How to Stop Taking Edits Personally

Writing is the first hurdle.
Getting your edits done is the second.
You think you’re all done with a project and then…Ha! Nope. You’ve got some re-writing to do.
I bet this has happened to you before.
Ever opened a link from an editor and thought, “OH NO… WHY ARE THERE SO MANY COMMENTS IN THIS GOOGLE DOC!?”
A nervous sweat breaks out…you thought what you turned in was good…what went so wrong? Did you misunderstand the direction you were given? Are you not as familiar with the client as you thought you were? Are you losing your writing edge?
The struggle is real when it comes to handling edits. Let’s talk it out.
It’s Not About You
First of all: We need to understand that edits are 9 times out of 10 not a personal attack.
The thing is—writers often feel personally connected to what they write, no matter how trivial the subject matter. So when we see comments about how sections “aren’t quite hitting the mark” or “need cleaning up” they feel like tiny, hot knives in our little writer hearts.
So although it might feel like it sometimes—editors are not out to hurt our feelings. They’re out to make the writing stronger, better, and more clear.
Let’s all get on the same page about this right now:
When you see comments like, “It didn’t work for the client,” it isn’t the same as “It wasn’t good.” That’s a matter of taste, not a matter of quality.
If you’re a writer who works from home, alone, without anyone around to say, “Hey dummy, snap out of it! You’re looking at this the wrong way,” you can very quickly begin to question your abilities, your career path—you see how the spiral of negativity begins.
Remember this the next time you struggle with the editing process. It’s not about you—it’s about the writing, the project itself, and the objective for the client. Remove yourself from the equation, and it gets a whole lot easier to deal.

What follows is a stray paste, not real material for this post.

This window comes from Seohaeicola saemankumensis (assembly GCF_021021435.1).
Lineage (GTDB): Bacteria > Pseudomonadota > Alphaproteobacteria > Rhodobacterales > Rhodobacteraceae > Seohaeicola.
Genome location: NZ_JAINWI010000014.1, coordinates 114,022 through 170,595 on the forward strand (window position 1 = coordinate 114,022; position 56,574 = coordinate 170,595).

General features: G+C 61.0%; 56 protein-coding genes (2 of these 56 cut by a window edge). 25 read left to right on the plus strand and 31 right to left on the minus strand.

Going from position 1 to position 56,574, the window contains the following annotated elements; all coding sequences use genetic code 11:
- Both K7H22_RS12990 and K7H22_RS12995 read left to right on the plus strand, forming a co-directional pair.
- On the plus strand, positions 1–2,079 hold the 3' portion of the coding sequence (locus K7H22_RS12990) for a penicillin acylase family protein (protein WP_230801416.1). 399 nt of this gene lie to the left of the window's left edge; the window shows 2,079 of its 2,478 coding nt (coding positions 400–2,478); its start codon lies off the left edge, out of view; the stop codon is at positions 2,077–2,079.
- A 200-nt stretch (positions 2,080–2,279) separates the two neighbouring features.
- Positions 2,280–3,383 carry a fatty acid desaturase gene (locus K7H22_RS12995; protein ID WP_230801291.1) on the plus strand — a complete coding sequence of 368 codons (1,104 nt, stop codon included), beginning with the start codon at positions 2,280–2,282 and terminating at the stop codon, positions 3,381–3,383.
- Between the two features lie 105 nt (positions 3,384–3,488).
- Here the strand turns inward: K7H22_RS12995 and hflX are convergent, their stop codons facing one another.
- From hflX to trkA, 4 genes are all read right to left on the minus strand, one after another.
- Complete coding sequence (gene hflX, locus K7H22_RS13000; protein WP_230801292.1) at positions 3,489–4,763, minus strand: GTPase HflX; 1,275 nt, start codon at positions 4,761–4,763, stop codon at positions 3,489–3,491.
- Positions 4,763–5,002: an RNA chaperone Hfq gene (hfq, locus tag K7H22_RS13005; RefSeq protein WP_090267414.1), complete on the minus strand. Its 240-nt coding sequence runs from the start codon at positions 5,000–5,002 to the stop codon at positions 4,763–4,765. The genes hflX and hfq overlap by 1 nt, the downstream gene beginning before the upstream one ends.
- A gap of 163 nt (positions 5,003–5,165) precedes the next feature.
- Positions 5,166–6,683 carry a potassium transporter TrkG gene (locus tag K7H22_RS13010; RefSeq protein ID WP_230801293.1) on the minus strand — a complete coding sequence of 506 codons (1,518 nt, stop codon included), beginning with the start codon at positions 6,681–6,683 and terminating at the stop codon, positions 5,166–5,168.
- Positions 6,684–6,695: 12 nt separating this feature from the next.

You Will Get the Occasional Aggressive Editor
My pal Emma and I talked a while ago in our Blab chat about how, every once in a while, you’ll get an editor whose comments just aren’t very constructive. Instead, they’re kind of angry, negative, and sometimes—straight up mean.
They leave comments like, “What even is this????”, or “This is BAD. Fix IT!!” that are riddled with capital letters, multiple punctuation points, and general unveiled angriness.
These aggressive editors are rare, and the relationships with them often are brief and tumultuous, much like those of the dating type. Instead of sharing what elements they do and don’t like, as well as constructive direction on what needs to be fixed, they comment on how you’re a generally bad writer, a stupid human being, and a waste of time.
When you come across one of these gems—RUN. I’m serious. Be professional, but as soon as those red flags go up, part ways. They’re not mad at you. They’ve got other things going on, and you’re the punching bag. Time to go.
Take on Your Edits With Zeal
Edits from a talented editor are exciting. They elevate your writing from good to great.
I remember the first time I got back a set of comments from an amazing editor. I was completely blown away by how much better the piece was by her suggestions. We’re talking, like, 10x better by just a few comment and tweaks. Now that’s a gift.
And herein lies the beauty of the editing process: When you approach it with the right attitude, you can accomplish something wonderful. Working with smart people, you can produce a piece that’s helpful, valuable, funny, and smart (if you’re lucky.)
The ultimate bottom line: Don’t fear the editor, the editing process, or edits in general. You got this.

This article originally appeared in my newsletter, A Cup of Copy. Sign up and get these free tips sent right to your inbox every other Wednesday.